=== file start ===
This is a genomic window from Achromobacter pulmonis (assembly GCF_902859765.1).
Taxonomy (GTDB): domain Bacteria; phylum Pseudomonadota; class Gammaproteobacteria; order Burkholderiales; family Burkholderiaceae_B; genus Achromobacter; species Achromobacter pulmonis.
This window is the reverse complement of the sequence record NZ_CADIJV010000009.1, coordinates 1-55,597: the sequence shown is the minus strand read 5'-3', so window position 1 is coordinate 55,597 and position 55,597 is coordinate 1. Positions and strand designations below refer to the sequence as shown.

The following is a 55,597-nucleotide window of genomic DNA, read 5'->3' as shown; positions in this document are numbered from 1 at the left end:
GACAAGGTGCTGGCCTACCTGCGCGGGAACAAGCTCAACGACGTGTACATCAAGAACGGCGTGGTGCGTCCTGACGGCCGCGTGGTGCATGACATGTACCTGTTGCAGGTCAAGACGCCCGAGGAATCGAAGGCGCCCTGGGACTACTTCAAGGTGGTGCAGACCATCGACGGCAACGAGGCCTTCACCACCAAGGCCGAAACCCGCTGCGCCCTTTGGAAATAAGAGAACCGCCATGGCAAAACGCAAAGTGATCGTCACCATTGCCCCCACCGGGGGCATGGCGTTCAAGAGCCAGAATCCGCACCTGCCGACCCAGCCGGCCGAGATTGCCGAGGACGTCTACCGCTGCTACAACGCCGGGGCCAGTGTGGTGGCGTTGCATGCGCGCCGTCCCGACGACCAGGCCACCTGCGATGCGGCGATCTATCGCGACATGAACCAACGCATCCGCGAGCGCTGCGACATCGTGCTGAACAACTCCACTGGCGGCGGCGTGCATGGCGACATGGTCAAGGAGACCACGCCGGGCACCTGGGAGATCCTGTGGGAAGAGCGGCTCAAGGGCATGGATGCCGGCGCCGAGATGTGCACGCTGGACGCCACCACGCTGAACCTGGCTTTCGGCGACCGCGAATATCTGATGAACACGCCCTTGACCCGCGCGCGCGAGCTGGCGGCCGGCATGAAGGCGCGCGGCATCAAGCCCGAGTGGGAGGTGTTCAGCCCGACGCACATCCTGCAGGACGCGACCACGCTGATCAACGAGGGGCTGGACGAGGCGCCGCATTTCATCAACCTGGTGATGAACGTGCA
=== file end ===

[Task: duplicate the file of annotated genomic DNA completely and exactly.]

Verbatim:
This is a genomic window from Achromobacter pulmonis (assembly GCF_902859765.1).
Taxonomy (GTDB): domain Bacteria; phylum Pseudomonadota; class Gammaproteobacteria; order Burkholderiales; family Burkholderiaceae_B; genus Achromobacter; species Achromobacter pulmonis.
This window is the reverse complement of the sequence record NZ_CADIJV010000009.1, coordinates 1-55,597: the sequence shown is the minus strand read 5'-3', so window position 1 is coordinate 55,597 and position 55,597 is coordinate 1. Positions and strand designations below refer to the sequence as shown.

The following is a 55,597-nucleotide window of genomic DNA, read 5'->3' as shown; positions in this document are numbered from 1 at the left end:
GACAAGGTGCTGGCCTACCTGCGCGGGAACAAGCTCAACGACGTGTACATCAAGAACGGCGTGGTGCGTCCTGACGGCCGCGTGGTGCATGACATGTACCTGTTGCAGGTCAAGACGCCCGAGGAATCGAAGGCGCCCTGGGACTACTTCAAGGTGGTGCAGACCATCGACGGCAACGAGGCCTTCACCACCAAGGCCGAAACCCGCTGCGCCCTTTGGAAATAAGAGAACCGCCATGGCAAAACGCAAAGTGATCGTCACCATTGCCCCCACCGGGGGCATGGCGTTCAAGAGCCAGAATCCGCACCTGCCGACCCAGCCGGCCGAGATTGCCGAGGACGTCTACCGCTGCTACAACGCCGGGGCCAGTGTGGTGGCGTTGCATGCGCGCCGTCCCGACGACCAGGCCACCTGCGATGCGGCGATCTATCGCGACATGAACCAACGCATCCGCGAGCGCTGCGACATCGTGCTGAACAACTCCACTGGCGGCGGCGTGCATGGCGACATGGTCAAGGAGACCACGCCGGGCACCTGGGAGATCCTGTGGGAAGAGCGGCTCAAGGGCATGGATGCCGGCGCCGAGATGTGCACGCTGGACGCCACCACGCTGAACCTGGCTTTCGGCGACCGCGAATATCTGATGAACACGCCCTTGACCCGCGCGCGCGAGCTGGCGGCCGGCATGAAGGCGCGCGGCATCAAGCCCGAGTGGGAGGTGTTCAGCCCGACGCACATCCTGCAGGACGCGACCACGCTGATCAACGAGGGGCTGGACGAGGCGCCGCATTTCATCAACCTGGTGATGAACGTGCA